Hinton St Mary Mosaic

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The Hinton St Mary Mosaic
Mosaic2 - plw.jpg
Material Ceramic
Created 4thC (early)
Period/culture Romano-British
Place Hinton St Mary, villa
Present location G49/wall, British Museum, London
Registration 1965,0409.1

The Hinton St Mary Mosaic is a large, almost complete Roman mosaic discovered at Hinton St Mary in the English county of Dorset. It appears to feature a portrait bust of Jesus Christ as its central motif. The mosaic was chosen as Object 44 in the BBC Radio 4 programme A History of the World in 100 Objects, presented by British Museum director Neil MacGregor.

The mosaic covered two rooms, joined by a small decorated threshold. It is largely red, yellow and cream in colouring. On stylistic grounds it has been dated to the 4th century and is attributed to the workshop of the Durnovarian school of mosaic art. It is currently in storage at the British Museum, although the central medallion is on display there.

Christian panel

The panel in the larger room is 17 feet by 15 feet. A central circle surrounds a portrait bust of a man in a white pallium standing before a Christian Chi Rho symbol flanked by two pomegranates. He is generally identified as Christ, although the Emperor Constantine has also been suggested.[1] There is much evidence to lead to the identification of this as Christ, not least the absence of any insignia or identifiers pointing to a particular Emperor. On each side of this are four lunettes, each featuring conventional forest and hunting vignettes, mostly of a dog and a deer. In the corners are four quarter circles containing portrait busts, either representing the winds or the seasons.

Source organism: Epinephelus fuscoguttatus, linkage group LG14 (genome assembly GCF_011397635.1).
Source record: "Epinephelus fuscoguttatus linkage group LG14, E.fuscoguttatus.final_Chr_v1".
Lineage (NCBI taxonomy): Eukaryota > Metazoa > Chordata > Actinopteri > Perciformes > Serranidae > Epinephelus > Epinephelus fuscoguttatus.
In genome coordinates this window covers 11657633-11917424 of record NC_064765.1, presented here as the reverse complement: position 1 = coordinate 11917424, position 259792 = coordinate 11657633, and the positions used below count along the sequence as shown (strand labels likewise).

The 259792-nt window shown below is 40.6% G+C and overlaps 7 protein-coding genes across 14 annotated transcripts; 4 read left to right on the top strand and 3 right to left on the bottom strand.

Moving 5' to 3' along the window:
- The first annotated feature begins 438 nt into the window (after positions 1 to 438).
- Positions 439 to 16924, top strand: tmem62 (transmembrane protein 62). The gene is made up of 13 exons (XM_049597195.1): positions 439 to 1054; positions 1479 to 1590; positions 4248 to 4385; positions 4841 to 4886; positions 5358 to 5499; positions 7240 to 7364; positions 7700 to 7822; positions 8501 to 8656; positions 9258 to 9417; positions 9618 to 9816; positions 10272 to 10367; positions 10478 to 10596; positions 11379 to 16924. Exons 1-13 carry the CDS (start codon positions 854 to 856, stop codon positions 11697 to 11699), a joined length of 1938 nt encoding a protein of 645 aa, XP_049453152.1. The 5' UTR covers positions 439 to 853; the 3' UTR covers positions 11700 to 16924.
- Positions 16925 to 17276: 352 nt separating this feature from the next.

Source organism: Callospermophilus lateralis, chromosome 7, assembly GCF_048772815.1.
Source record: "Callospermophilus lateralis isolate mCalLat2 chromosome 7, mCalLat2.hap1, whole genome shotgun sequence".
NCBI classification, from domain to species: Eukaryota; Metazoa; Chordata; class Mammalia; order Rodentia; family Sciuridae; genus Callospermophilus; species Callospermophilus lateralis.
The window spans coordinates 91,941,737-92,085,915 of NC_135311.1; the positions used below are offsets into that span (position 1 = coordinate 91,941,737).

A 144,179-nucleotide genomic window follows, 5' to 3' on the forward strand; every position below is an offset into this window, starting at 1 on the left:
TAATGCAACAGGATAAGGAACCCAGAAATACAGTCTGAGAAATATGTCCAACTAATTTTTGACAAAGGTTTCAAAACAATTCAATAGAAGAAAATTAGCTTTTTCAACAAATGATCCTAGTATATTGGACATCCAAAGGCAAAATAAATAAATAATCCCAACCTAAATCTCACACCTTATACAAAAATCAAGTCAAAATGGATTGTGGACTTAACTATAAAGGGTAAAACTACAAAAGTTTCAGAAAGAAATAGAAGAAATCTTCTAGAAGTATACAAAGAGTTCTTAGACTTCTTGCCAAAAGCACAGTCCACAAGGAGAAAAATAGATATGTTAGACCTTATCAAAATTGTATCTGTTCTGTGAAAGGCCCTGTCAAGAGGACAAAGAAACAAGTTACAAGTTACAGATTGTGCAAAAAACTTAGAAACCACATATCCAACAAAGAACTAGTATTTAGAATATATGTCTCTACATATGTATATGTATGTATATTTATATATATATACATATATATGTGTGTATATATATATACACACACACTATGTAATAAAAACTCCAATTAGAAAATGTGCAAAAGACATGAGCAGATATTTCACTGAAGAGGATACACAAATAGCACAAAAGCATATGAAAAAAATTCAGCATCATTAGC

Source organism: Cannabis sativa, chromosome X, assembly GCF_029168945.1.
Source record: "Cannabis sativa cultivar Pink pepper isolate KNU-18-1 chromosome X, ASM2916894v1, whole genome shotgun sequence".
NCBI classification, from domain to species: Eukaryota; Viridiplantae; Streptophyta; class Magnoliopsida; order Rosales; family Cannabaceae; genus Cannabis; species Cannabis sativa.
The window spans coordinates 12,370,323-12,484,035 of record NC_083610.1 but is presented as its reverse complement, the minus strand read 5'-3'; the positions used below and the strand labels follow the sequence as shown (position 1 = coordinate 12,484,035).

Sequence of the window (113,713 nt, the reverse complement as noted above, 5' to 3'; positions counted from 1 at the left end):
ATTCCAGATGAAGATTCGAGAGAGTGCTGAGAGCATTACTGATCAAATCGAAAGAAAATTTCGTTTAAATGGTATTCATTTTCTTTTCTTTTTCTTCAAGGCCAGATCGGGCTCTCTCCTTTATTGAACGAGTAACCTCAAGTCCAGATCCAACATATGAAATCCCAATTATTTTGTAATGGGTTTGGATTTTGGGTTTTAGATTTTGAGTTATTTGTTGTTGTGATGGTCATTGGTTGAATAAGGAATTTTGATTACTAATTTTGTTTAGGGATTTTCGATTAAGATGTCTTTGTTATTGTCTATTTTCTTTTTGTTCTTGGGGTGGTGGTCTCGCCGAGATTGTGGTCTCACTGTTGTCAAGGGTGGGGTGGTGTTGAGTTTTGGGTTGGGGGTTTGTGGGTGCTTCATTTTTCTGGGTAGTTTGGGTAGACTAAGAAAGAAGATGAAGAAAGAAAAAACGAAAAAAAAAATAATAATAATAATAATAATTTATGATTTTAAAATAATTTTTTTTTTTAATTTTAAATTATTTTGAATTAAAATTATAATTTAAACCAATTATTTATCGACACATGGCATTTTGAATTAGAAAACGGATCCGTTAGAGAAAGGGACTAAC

Pagan panel

The panel in the smaller room is 16½ feet by 8 feet. It consists of a central circle containing an image of characters from Roman mythology, Bellerophon killing the Chimera. This has been interpreted in a more Christian context as representing good defeating evil. Flanking this are two rectangular panels again featuring dogs hunting deer.


The mosaic was discovered in 1963 by the local blacksmith, (Walter) John White. Although it was excavated by the Dorchester Museum and lifted for preservation, none of the rest of the building has been examined. It is generally assumed to have been a villa. The layout of the mosaic room certainly resembles a Roman triclinium, or dining room. However, it might easily be a church or other Christian complex. There were no finds dated earlier than c. 270 AD.


  1. Moorhead, Sam; Stuttard, David (2012). The Romans who Shaped Britain. Thames & Hudson. p. 203. ISBN 978-0-500-25189-8.<templatestyles src="Module:Citation/CS1/styles.css"></templatestyles>

Further reading

  • Neal, D. S. (1981). Roman Mosaics in Britain.
  • Smith, D. J. (1969). 'The Mosaic Pavements' in Rivet, A. L. F. The Roman Villa in Britain.

External links